Ownership in company, even a startup, can be shared. When shared the proportion each owner has is calculated based on what they brought in. For some owners it’s a straight financial transaction, for others – especially in a start up – some of that ownership comes from the hard work they’ve put in getting the business started. This share derived from work is known as “sweat equity”. It’s sweat equity that allows Mark Zuckerberg to retain a 28% equity stake in Facebook.
It’s often a highly valued part of the start up process for a budding entrepreneur, as explained in Blog Maverick, where Mark Cuban writes
Businesses don’t have to start big. The best ones start small enough to suit the circumstances of their founders. I started MicroSolutions by getting an advance from my first customer of $500. The business didn’t grow quickly in the first couple years. We didn’t grow past 4 people in the first couple years, and we all worked dirt cheap.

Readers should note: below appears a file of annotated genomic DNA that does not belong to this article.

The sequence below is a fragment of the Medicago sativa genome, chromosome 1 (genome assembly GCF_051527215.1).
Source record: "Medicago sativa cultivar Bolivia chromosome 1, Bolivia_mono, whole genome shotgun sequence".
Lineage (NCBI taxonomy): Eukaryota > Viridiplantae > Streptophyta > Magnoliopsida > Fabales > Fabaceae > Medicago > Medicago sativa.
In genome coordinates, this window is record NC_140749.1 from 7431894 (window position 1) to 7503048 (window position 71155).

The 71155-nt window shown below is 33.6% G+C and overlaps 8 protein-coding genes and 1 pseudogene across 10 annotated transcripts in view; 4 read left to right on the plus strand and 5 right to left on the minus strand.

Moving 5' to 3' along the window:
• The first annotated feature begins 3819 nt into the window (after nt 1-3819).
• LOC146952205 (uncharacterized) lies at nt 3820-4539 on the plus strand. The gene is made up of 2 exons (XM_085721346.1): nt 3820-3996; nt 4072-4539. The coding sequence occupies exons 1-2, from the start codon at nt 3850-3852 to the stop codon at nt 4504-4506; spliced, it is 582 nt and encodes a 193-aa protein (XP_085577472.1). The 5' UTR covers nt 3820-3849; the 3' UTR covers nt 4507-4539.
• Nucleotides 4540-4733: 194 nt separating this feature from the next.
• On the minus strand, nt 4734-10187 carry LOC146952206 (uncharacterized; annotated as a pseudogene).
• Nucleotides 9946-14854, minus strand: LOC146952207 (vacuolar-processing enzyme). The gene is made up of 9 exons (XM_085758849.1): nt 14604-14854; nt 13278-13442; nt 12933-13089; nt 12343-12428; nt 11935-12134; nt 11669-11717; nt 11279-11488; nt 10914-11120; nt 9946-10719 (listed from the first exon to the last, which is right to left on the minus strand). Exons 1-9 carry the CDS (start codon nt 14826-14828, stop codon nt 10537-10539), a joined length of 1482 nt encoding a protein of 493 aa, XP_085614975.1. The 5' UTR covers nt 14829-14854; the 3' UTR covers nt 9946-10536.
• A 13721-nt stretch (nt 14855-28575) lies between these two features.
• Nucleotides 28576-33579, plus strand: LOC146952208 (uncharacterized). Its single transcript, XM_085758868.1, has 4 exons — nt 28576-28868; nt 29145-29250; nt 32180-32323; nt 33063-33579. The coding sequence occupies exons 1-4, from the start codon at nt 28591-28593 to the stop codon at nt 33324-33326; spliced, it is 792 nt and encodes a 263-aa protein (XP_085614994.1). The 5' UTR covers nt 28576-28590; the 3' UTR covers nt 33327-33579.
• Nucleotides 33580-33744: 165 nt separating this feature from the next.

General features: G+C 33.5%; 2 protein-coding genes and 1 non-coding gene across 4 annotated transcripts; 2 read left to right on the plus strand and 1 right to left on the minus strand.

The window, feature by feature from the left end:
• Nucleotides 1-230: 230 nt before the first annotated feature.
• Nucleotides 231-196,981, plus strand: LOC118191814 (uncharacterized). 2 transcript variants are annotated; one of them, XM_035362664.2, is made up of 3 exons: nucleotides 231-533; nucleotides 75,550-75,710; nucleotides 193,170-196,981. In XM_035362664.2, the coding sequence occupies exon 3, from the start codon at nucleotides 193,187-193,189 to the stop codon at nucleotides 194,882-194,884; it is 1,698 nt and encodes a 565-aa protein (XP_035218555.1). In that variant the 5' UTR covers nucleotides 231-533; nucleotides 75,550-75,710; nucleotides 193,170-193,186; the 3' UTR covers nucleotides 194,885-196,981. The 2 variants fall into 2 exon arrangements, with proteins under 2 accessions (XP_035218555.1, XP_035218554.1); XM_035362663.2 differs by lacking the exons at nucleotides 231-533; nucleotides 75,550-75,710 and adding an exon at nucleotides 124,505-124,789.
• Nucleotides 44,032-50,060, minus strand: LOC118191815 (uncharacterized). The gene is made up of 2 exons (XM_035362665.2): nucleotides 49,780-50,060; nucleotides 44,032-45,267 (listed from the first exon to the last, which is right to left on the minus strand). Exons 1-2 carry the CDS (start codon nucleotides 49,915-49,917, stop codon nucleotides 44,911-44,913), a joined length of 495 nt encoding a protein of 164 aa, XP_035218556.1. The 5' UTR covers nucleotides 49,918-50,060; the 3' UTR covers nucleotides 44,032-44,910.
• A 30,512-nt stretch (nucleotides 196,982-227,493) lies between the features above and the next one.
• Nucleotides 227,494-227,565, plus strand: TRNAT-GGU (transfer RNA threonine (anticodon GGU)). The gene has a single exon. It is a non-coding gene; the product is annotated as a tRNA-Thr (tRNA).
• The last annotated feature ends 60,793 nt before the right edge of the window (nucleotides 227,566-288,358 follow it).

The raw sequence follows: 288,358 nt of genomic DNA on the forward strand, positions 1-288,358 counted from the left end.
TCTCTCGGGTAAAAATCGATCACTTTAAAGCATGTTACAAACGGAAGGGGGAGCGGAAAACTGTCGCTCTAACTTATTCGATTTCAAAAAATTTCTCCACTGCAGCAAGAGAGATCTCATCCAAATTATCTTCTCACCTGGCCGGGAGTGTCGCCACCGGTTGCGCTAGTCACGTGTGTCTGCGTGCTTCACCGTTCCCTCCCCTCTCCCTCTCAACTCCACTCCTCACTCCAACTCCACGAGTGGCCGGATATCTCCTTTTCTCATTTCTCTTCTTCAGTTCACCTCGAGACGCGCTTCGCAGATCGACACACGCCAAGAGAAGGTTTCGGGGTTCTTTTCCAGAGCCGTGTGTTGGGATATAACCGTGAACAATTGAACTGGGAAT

So what’s wrong with that? It’s OK to start slow. It’s ok to grow slow. As much as you want to think that all things would change if you only had more cash available, they probably won’t.
The reality is that for most businesses, they don’t need more cash, they need more brains.
The reality for entrepreneurs is that the less money they take from investors the great share of the equity they retain. But there’s a trade off – take no money and your opportunities to grow are reduced.
But recently I saw an article online that referred to increasing the value of your home by putting in “two weeks of sweat equity”. It seemed a weird use of the word to me, but in a sense it is exactly what hard work improving your house can be – you’re increasing the value of the asset by hard work rather than financing an improvement, and you’re also increasing the proportion of the asset that you own, since the bank is not adding an equivalent amount.
I then checked wikipedia, fount of all knowledge, and it appears I’m behind on my dictionary meanings, and Habitat for Humanity has used this model of funding to help people get into their home. A home that would otherwise be unaffordable.